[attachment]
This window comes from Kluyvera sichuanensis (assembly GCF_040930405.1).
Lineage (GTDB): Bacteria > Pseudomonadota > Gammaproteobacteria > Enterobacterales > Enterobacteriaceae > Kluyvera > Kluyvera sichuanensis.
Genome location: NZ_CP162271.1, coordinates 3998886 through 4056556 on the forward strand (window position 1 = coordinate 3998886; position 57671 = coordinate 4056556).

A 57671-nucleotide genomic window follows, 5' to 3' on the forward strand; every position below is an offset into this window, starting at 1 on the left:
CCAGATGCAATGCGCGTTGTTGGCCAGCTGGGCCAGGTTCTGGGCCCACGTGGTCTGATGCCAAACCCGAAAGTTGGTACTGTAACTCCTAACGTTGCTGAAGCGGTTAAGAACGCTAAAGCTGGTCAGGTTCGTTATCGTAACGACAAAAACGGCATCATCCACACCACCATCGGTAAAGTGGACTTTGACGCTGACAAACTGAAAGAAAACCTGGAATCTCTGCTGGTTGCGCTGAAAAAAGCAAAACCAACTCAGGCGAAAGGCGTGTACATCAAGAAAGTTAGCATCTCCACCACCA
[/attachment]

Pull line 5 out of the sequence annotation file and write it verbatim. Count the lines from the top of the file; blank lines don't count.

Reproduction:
CCAGATGCAATGCGCGTTGTTGGCCAGCTGGGCCAGGTTCTGGGCCCACGTGGTCTGATGCCAAACCCGAAAGTTGGTACTGTAACTCCTAACGTTGCTGAAGCGGTTAAGAACGCTAAAGCTGGTCAGGTTCGTTATCGTAACGACAAAAACGGCATCATCCACACCACCATCGGTAAAGTGGACTTTGACGCTGACAAACTGAAAGAAAACCTGGAATCTCTGCTGGTTGCGCTGAAAAAAGCAAAACCAACTCAGGCGAAAGGCGTGTACATCAAGAAAGTTAGCATCTCCACCACCA